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Torridge' s Public Health Team are supporting World Suicide Prevention Day

suicide Prevention

We are asking the residents of Torridge to take a minute to check on friends and family and to simply ask how they are 'actually' doing.

Taking a minute to reach out to someone in your community - a family member, friend, colleague or even a stranger - could change the course of another person's life.

People are often reluctant to reach out, for many reasons, including a fear of not knowing what to say. It is important to remember, there is no specific formula. Empathy, compassion, genuine concern, knowledge of resources and services that are available and a desire to help are key to preventing a tragedy.

Another reason that stops people from reaching out is the worry of making the situation worse. This is understandable as suicide is a difficult issue to address but evidence shows that if you ask if someone is having thoughts of suicide - this will not trigger the act or be the reason that someone completes a suicide. The offer of support and a listening ear are more likely to reduce distress, as opposed to making things worse.

Rates of suicide are higher in North Devon than in other parts of the county.

One Northern Devon brings together public, community and voluntary organisations, with the aim of improving people's health and wellbeing. The partners have been working on a joint suicide prevention plan, which localises the Devon-wide plan for northern Devon and recognises that we all have a part to play in preventing suicide. 

The first step in this was for One Northern Devon partners to develop and sign the Stop Suicide Pledge, and we are now encouraging other organisations and individuals to join us.

The pledge asks organisations, employers and individuals to commit to reaching out to people who they think need to talk, and to signpost them to the help available.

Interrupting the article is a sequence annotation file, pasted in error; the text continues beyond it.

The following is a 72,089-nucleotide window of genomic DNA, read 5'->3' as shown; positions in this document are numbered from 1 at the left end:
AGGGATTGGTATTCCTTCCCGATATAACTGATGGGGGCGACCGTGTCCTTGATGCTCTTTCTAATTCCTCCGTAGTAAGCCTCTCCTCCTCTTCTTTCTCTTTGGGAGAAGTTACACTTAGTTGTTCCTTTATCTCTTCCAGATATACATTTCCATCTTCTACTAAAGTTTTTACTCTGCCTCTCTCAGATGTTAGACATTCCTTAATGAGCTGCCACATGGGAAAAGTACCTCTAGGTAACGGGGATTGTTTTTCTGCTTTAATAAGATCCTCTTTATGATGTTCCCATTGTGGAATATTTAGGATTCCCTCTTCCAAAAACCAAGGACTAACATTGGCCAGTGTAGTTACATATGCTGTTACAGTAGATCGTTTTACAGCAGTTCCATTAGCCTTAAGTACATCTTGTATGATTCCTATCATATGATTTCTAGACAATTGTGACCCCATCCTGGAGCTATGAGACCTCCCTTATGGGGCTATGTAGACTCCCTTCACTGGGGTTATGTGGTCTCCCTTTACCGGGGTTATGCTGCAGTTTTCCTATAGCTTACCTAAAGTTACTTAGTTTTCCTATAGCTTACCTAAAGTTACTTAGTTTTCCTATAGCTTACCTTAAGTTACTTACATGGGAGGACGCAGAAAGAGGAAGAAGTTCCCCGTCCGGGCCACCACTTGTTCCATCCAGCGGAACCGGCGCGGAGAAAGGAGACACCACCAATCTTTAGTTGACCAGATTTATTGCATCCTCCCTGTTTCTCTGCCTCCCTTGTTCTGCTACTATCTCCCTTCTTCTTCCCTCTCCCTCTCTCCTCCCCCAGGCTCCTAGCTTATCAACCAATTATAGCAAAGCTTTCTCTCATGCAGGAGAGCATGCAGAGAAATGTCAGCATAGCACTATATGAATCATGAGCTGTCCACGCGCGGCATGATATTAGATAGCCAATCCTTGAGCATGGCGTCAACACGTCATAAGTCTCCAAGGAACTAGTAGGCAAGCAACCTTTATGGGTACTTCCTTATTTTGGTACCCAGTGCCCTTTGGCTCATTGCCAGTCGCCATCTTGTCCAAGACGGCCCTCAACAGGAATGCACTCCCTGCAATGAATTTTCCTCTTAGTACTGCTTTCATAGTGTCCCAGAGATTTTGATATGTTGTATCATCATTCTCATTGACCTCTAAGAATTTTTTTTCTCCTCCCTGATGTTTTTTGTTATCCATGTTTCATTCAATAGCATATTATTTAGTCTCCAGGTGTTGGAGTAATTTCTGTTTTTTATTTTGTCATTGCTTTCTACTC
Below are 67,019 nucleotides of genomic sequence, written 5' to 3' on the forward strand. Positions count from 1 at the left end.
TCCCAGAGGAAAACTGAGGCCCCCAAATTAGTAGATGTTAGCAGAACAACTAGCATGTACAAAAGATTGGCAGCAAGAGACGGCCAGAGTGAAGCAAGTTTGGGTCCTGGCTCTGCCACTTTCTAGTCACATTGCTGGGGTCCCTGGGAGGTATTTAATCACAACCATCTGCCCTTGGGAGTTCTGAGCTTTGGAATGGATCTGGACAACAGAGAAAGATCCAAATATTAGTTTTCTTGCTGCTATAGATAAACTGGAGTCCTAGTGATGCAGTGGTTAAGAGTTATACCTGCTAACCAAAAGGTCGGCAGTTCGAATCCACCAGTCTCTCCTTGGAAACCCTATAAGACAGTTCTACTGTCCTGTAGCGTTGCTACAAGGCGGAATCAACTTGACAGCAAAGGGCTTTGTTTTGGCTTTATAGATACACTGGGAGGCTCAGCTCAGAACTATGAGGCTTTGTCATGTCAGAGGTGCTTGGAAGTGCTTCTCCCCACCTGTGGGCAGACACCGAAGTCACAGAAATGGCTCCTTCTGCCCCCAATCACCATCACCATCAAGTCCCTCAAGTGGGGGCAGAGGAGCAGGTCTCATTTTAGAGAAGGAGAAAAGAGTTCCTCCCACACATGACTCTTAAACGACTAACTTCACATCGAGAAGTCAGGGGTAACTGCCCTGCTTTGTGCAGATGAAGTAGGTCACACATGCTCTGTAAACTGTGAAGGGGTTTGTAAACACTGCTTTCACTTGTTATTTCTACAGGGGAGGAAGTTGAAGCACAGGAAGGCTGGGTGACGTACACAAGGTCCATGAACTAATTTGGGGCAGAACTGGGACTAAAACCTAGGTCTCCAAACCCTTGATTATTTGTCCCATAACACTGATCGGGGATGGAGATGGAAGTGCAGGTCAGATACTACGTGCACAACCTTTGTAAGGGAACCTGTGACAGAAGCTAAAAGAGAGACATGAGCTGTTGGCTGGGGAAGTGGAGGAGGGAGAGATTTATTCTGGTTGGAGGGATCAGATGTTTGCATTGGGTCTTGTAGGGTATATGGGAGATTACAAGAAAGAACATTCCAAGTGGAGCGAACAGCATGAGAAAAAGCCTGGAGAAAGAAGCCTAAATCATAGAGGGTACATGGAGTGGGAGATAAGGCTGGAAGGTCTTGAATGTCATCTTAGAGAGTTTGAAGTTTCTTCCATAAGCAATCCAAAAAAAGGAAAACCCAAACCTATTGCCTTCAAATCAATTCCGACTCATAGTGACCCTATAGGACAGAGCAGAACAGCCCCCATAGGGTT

As part of the campaign, we want to reach a target of 50 organisations and 1000 individuals signing the pledge. 

Visit the website to  find out more and sign the pledge. 

Councillor Philip Hackett - Lead Member for Health Wellbeing and Community Safety said:

"Any initiative aimed at helping people talk more openly about mental health issues and in particular suicide is a step in the right direction. We need to support people who are going through difficult times and as a Council we have signed up to the pledge to do all we can to prevent suicides and encourage open discussion between people. Residents can help as well by simply reaching out to friends, neighbours or anyone they come across and ask them how they are "actually" doing.

Sadly suicide has become the most likely cause of death under the age of 50 (higher than cancer or heart disease) and all too often takes the life of people that are known to us, and whom often seem the most least likely of people to take their own life. In our rural community farmers are particularly at risk, as are young people, and even children themselves all too often take their own lives. We all need to try and make a difference in reversing this trend"

Take a minute to:

- Notice what is going on with you, your family, your friends and your colleagues.

- To reach out and start a conversation if you notice something is different. Trust your gut - if someone says they are OK but don't seem OK - keep trying, quietly and gently.

- To find out what help is available for both you and others.


Across the world, one person dies every 40 seconds by suicide and up to 25 times as many again make a suicide attempt. There are also many more people who have been bereaved by suicide or have been close to someone who has made an attempt. World Suicide Prevention Day 2018 is about the global community and encouraging people to engage with each other and to join together to spread awareness of suicide prevention.

If you are worried about someone please read the 'It's safe to talk about suicide' leaflet.

If you are experiencing suicidal thoughts please read the 'Letter of Hope' which has been written by people in Devon who have been in a similar situation to you.

Contact the Samaritans website or freephone 116 123.

10 September 2018